Bias reported by family caregivers in support received when assisting patients with cancer-related decision-making

J. Nicholas Dionne-Odom, Katherine A. Ornstein, Andres Azuero, Erin R. Harrell, Shena Gazaway, Kristen Allen Watts, Deborah Ejem, Avery C. Bechthold, Kyungmi Lee, Frank Puga, Ellen Miller-Sonet, Grant R. Williams, Erin E. Kent

Research output: Contribution to journalArticlepeer-review

4 Scopus citations


Background: Family caregivers play an increasing role in cancer treatment decision-making. We examined bias reported by family caregivers in the support they and their patient received from their healthcare team when making these decisions, including associations with distress. Methods: Analysis of 2021 national survey data of family caregivers of patients with cancer (N = 2703). Bias experienced in decision support was assessed with the item: “Have you felt that the support you and the person with cancer have received for making cancer-related decisions by your doctor or healthcare team has been negatively affected by any of the following?” Check-all-that-apply response options included: age, race, language, education, political affiliation, body weight, insurance type or lack of insurance, income, religion, sexual orientation, and gender/sex. Chi-square and regression analyses assessed associations between bias and caregiver distress (GAD-2, PHQ-2). Results: Of 2703 caregiver respondents, 47.4% (n = 1281) reported experiencing ≥1 bias(es) when receiving decision support for making cancer-related decisions. Bias was more prevalent among younger caregivers, males, transwomen/men or gender non-conforming caregivers, racial/ethnic minorities, and those providing care over a longer time period. The odds of having high anxiety (GAD-2 scores ≥ 3) were 2.1 times higher for caregivers experiencing one type of bias (adjusted OR, 2.1; 95% CI, 1.6–2.8) and 4.2 times higher for caregivers experiencing ≥2 biases (adjusted OR, 4.2; 95% CI, 3.4–5.3) compared to none. Similar results were found for high depression scores (PHQ-2 scores ≥ 3). Conclusions: Nearly half of caregivers involved in their care recipients' cancer-related decisions report bias in decision support received from the healthcare team. Experiencing bias was strongly associated with high psychological distress.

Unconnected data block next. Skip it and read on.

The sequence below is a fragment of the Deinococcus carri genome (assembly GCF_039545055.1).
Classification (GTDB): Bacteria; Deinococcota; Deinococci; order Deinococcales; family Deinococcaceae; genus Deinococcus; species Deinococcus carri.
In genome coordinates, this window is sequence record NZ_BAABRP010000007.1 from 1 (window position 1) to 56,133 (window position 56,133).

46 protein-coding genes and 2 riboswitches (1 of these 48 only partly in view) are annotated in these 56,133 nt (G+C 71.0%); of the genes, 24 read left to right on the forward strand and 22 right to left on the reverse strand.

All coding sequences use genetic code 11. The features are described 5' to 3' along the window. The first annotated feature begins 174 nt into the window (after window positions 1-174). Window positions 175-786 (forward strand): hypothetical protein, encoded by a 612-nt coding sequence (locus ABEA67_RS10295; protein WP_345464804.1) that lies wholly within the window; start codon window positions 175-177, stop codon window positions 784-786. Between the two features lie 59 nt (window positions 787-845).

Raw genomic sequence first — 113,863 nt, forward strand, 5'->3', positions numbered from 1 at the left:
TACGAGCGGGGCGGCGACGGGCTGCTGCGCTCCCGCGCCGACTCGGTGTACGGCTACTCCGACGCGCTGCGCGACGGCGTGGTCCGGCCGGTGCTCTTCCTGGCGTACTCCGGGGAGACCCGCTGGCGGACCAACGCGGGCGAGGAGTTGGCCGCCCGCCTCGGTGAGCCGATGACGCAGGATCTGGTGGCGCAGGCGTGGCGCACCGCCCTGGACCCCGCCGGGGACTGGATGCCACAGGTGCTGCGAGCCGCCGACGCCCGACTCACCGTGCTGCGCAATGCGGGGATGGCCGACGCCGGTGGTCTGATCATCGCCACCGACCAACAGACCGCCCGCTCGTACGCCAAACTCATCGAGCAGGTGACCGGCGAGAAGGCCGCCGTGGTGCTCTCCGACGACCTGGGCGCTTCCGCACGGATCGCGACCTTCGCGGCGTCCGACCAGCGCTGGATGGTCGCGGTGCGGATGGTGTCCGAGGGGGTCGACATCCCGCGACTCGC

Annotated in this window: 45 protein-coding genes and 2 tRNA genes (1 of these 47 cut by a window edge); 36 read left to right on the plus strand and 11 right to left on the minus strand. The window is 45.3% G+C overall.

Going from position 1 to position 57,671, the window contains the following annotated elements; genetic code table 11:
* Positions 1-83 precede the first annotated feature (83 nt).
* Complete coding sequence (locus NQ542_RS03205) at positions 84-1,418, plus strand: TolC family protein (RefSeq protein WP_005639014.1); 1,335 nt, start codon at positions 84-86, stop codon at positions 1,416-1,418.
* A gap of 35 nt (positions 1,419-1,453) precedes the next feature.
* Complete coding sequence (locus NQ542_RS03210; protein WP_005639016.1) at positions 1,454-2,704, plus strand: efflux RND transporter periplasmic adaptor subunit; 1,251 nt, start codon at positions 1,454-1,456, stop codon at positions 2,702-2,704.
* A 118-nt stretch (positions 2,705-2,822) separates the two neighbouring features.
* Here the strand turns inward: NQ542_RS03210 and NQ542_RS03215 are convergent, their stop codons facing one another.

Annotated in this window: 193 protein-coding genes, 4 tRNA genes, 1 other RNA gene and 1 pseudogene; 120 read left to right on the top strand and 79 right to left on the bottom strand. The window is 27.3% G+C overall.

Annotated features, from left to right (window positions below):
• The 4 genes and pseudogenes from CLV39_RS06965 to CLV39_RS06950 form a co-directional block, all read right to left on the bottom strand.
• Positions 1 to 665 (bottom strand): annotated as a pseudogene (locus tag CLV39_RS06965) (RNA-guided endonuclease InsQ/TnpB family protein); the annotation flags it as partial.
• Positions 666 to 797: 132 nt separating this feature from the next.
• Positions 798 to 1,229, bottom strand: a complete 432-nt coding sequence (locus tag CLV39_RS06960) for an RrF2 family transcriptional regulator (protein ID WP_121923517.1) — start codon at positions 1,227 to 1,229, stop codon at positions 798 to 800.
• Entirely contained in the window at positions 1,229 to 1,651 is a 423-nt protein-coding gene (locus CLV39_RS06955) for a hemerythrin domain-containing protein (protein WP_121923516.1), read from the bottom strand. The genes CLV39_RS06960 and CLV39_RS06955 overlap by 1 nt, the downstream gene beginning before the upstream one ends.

Original languageEnglish
Pages (from-to)3567-3576
Number of pages10
JournalCancer Medicine
Issue number3
StatePublished - Feb 2023


  • bias
  • cancer
  • decision-making
  • discrimination
  • family caregiver


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